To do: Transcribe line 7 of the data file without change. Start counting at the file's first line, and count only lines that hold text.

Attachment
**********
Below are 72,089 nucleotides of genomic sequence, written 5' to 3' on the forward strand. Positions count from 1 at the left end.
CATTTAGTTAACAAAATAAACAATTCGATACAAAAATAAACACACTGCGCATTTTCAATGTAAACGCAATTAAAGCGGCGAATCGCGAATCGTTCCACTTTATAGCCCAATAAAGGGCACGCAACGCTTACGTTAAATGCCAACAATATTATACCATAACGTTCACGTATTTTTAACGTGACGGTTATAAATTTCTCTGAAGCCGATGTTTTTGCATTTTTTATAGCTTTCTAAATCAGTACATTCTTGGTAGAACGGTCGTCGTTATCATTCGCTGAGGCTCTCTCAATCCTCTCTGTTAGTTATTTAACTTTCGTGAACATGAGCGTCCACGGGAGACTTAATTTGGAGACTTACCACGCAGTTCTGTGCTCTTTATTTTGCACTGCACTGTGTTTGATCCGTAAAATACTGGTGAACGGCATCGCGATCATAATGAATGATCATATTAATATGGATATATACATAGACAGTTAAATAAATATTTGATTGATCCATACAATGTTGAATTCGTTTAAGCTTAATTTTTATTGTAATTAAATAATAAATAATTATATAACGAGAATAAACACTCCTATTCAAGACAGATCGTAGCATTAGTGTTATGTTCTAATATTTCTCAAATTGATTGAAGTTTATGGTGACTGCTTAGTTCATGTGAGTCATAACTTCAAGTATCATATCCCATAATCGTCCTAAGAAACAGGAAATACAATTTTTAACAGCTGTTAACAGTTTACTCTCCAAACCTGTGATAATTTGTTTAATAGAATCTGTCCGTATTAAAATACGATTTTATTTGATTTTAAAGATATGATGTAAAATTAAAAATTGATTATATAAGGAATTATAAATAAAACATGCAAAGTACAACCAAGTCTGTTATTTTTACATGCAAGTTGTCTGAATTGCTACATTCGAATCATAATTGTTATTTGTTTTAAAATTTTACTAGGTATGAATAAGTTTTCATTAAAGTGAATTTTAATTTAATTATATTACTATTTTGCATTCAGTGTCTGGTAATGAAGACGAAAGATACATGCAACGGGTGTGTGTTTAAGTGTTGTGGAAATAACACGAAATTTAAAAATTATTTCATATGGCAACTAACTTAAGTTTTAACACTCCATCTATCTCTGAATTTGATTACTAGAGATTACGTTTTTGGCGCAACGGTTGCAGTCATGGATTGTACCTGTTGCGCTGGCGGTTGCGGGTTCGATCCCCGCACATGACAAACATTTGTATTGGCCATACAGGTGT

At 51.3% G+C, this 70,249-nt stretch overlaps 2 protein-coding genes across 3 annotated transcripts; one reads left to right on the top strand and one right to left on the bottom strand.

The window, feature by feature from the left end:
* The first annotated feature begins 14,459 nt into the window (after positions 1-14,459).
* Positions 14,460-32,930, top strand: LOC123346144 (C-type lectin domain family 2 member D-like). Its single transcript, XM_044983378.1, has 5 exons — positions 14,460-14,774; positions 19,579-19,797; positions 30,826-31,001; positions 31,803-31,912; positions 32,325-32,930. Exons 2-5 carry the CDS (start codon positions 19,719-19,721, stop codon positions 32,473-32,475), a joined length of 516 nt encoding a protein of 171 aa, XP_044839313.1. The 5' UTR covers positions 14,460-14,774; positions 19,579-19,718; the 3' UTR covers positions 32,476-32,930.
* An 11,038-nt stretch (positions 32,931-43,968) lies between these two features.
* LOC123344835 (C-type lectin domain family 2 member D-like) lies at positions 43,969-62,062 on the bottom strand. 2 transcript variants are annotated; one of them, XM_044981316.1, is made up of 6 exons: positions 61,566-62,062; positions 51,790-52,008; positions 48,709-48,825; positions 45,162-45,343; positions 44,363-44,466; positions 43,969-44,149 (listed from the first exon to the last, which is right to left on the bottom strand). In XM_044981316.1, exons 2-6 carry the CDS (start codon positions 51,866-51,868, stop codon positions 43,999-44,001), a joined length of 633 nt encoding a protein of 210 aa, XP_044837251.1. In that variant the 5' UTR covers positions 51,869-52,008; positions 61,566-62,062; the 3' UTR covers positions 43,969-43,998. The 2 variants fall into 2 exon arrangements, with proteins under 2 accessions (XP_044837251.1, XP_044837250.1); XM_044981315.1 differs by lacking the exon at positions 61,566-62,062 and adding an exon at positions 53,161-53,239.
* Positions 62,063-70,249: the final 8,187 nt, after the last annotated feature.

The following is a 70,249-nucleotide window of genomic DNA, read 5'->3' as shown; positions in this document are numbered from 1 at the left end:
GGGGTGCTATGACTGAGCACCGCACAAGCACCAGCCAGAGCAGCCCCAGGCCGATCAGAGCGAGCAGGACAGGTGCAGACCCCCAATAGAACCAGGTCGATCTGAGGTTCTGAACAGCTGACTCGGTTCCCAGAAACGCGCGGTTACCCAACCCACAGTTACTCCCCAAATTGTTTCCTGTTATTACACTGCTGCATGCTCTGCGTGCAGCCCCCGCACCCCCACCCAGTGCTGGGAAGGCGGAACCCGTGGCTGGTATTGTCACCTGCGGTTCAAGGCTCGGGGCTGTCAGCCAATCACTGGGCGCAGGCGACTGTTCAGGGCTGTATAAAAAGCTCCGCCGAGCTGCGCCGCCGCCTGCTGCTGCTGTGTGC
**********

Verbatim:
* An 11,038-nt stretch (positions 32,931-43,968) lies between these two features.